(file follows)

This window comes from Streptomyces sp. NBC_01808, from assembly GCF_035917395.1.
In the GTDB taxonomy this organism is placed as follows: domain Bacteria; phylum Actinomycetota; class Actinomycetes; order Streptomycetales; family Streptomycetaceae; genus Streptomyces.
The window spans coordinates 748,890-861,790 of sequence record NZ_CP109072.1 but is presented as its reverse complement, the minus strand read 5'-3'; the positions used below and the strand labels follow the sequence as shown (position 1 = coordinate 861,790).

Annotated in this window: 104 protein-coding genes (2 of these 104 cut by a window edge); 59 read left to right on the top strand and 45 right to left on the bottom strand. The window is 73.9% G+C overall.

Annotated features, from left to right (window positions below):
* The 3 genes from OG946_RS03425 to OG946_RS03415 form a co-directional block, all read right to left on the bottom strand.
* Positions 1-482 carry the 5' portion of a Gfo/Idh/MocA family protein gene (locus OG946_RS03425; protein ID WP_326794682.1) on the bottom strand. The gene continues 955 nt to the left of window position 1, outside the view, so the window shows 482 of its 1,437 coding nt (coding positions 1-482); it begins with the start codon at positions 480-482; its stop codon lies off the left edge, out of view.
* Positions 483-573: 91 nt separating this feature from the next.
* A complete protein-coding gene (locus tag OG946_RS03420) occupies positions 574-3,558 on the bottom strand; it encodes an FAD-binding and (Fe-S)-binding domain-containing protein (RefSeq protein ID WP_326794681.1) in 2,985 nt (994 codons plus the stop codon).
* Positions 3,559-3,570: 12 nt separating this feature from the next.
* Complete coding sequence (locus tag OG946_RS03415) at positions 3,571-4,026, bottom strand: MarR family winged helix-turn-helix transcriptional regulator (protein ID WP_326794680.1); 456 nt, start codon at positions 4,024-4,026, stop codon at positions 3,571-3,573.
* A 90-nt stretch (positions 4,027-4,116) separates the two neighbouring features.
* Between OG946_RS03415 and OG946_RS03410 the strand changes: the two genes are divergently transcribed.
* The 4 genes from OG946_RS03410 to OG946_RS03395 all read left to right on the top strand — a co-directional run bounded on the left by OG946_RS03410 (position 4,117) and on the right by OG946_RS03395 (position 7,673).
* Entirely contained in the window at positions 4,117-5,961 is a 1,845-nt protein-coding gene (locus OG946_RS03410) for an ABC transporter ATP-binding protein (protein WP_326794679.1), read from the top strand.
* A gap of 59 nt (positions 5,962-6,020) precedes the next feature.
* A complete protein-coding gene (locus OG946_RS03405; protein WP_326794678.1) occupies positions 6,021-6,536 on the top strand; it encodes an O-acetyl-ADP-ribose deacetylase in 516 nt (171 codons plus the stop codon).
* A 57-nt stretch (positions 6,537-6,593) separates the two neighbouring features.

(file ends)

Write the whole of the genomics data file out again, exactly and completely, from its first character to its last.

This window comes from Streptomyces sp. NBC_01808, from assembly GCF_035917395.1.
In the GTDB taxonomy this organism is placed as follows: domain Bacteria; phylum Actinomycetota; class Actinomycetes; order Streptomycetales; family Streptomycetaceae; genus Streptomyces.
The window spans coordinates 748,890-861,790 of sequence record NZ_CP109072.1 but is presented as its reverse complement, the minus strand read 5'-3'; the positions used below and the strand labels follow the sequence as shown (position 1 = coordinate 861,790).

Annotated in this window: 104 protein-coding genes (2 of these 104 cut by a window edge); 59 read left to right on the top strand and 45 right to left on the bottom strand. The window is 73.9% G+C overall.

Annotated features, from left to right (window positions below):
* The 3 genes from OG946_RS03425 to OG946_RS03415 form a co-directional block, all read right to left on the bottom strand.
* Positions 1-482 carry the 5' portion of a Gfo/Idh/MocA family protein gene (locus OG946_RS03425; protein ID WP_326794682.1) on the bottom strand. The gene continues 955 nt to the left of window position 1, outside the view, so the window shows 482 of its 1,437 coding nt (coding positions 1-482); it begins with the start codon at positions 480-482; its stop codon lies off the left edge, out of view.
* Positions 483-573: 91 nt separating this feature from the next.
* A complete protein-coding gene (locus tag OG946_RS03420) occupies positions 574-3,558 on the bottom strand; it encodes an FAD-binding and (Fe-S)-binding domain-containing protein (RefSeq protein ID WP_326794681.1) in 2,985 nt (994 codons plus the stop codon).
* Positions 3,559-3,570: 12 nt separating this feature from the next.
* Complete coding sequence (locus tag OG946_RS03415) at positions 3,571-4,026, bottom strand: MarR family winged helix-turn-helix transcriptional regulator (protein ID WP_326794680.1); 456 nt, start codon at positions 4,024-4,026, stop codon at positions 3,571-3,573.
* A 90-nt stretch (positions 4,027-4,116) separates the two neighbouring features.
* Between OG946_RS03415 and OG946_RS03410 the strand changes: the two genes are divergently transcribed.
* The 4 genes from OG946_RS03410 to OG946_RS03395 all read left to right on the top strand — a co-directional run bounded on the left by OG946_RS03410 (position 4,117) and on the right by OG946_RS03395 (position 7,673).
* Entirely contained in the window at positions 4,117-5,961 is a 1,845-nt protein-coding gene (locus OG946_RS03410) for an ABC transporter ATP-binding protein (protein WP_326794679.1), read from the top strand.
* A gap of 59 nt (positions 5,962-6,020) precedes the next feature.
* A complete protein-coding gene (locus OG946_RS03405; protein WP_326794678.1) occupies positions 6,021-6,536 on the top strand; it encodes an O-acetyl-ADP-ribose deacetylase in 516 nt (171 codons plus the stop codon).
* A 57-nt stretch (positions 6,537-6,593) separates the two neighbouring features.